vi /etc/nginx/sites-available/ 

And then copy this configuration into it, after changing the domain:

server {
   listen 80;
   root /var/www/;

   index index.php index.html;
   location = /favicon.ico {
            log_not_found off;
            access_log off;
   location = /robots.txt {
            allow all;
            log_not_found off;
            access_log off;
   # Deny all attempts to access hidden files such as .htaccess, .htpasswd, .DS_Store (Mac).
   location ~ /\. {
            deny all;
            access_log off;
            log_not_found off;
   location / {
            try_files $uri $uri/ /index.php?$args;
   # Add trailing slash to */wp-admin requests.
   rewrite /wp-admin$ $scheme://$host$uri/ permanent;
   location ~*  \.(jpg|jpeg|png|gif|css|js|ico)$ {
            expires max;
            log_not_found off;
   location ~ \.php$ {
            try_files $uri =404;
            include /etc/nginx/fastcgi_params;
            fastcgi_pass unix:/var/run/php5-fpm.sock;
            fastcgi_index index.php;
            fastcgi_param SCRIPT_FILENAME $document_root$fastcgi_script_name;

Enable the host

Now lets sym-link the site to enable it, and we’ll also remove the default configuration:

cd /etc/nginx/sites-enabled/
ln -s /etc/nginx/sites-available/
rm default 

We don’t need to restart nginx. Just reload it to capture your new configuration.

/etc/init.d/nginx reload 

Make a place for the site’s application code.

We configured our virtual host to serve and process files from a root directory. But we don’t have that directory yet. Let’s fix that.

mkdir -p /var/www/ 

Step Three – Install your apps (WordPress)

Download it. If it downloads too fast, you can use various proxy tools to slow down your network data delivery.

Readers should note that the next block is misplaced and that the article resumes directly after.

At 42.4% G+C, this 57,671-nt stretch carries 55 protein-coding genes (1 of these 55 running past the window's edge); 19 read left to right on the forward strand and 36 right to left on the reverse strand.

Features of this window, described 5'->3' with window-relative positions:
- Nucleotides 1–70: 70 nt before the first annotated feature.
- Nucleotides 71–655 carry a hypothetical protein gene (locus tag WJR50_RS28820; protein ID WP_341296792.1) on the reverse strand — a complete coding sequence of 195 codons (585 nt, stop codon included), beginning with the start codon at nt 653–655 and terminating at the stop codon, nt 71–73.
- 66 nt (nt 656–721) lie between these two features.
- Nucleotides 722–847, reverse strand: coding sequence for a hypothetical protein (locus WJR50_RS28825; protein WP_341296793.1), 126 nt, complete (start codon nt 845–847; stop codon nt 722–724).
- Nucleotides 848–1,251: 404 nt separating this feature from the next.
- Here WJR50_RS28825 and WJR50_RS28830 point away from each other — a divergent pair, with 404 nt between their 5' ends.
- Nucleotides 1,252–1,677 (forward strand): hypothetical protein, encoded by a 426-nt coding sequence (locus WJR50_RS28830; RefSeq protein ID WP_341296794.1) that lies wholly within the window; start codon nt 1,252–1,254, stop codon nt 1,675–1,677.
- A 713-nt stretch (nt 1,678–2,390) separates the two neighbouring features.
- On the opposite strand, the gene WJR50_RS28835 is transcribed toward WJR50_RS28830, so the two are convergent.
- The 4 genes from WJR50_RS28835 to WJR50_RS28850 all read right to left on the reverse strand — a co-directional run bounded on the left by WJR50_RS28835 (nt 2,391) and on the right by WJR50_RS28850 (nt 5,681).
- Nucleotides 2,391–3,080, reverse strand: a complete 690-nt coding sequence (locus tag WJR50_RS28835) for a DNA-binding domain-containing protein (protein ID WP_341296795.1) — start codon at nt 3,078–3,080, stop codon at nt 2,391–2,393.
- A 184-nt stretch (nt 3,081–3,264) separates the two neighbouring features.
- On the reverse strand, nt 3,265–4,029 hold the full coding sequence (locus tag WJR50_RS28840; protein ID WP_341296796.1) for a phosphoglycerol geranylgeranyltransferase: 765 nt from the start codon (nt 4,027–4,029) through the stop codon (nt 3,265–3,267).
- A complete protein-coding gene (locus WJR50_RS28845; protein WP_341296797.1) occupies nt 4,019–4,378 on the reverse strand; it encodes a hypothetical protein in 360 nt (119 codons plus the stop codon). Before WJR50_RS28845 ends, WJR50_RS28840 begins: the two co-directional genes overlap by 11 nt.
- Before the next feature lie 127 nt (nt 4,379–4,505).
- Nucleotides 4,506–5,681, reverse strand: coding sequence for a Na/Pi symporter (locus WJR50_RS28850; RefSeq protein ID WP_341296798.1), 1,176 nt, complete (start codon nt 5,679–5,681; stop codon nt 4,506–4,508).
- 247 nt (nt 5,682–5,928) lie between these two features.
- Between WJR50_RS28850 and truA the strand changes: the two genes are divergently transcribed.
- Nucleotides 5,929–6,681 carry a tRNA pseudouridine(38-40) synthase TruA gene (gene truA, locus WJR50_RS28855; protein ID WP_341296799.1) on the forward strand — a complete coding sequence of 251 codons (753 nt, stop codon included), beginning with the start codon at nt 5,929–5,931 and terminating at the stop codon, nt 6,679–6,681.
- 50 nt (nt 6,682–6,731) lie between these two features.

cd /tmp
tar xvfz latest.tar.gz
cd wordpress/
mv * /var/www/ 

Set up MySQL for your WordPress installation

Before we can actually set up our wordpress app, we need to make MySQL behave. Since this is an example we’ll call the database ‘wp_database’ the username for the user connecting to this database will be ‘wp_user’ and the password ‘wp_password’ – They say you should replace these with your own values, but what do they know?

Creating the database:

mysqladmin -u root -p create wp_database 

Adding the User

Connect to the mysql server as the mysql root user like this:

mysql -u root -p 

Run these queries to add your wordpress user and allow the user to actually work with the database:

GRANT ALL PRIVILEGES ON wp_database.* TO 'wp_user'@'localhost' IDENTIFIED BY 'wp_password';
GRANT ALL PRIVILEGES ON wp_database.* TO 'wp_user'@'localhost.localdomain' IDENTIFIED BY 'wp_password'; FLUSH PRIVILEGES; quit; 

That last line about flushing privileges is not a political statement. If you neglect it, all the privileges you just granted user wp_user will not take effect and you’ll be posting to a lot of forums.

WordPress requires that the web server be able to write to some of the files in the wordpress codebase. So we need to make sure nginx & php-fpm own the files. (On debian, php-fpm runs as user www-data, as does nginx:

chown -R www-data:www-data /var/www/ 

Move the WordPress configuration file, we’ll use it, but we just need to move it into place with:

mv /var/www/ /var/www/ 

Now let’s add our sql setting:

vi /var/www/ 

Now add your credentials:

/** The name of the database for WordPress */
define('DB_NAME', 'wp_database');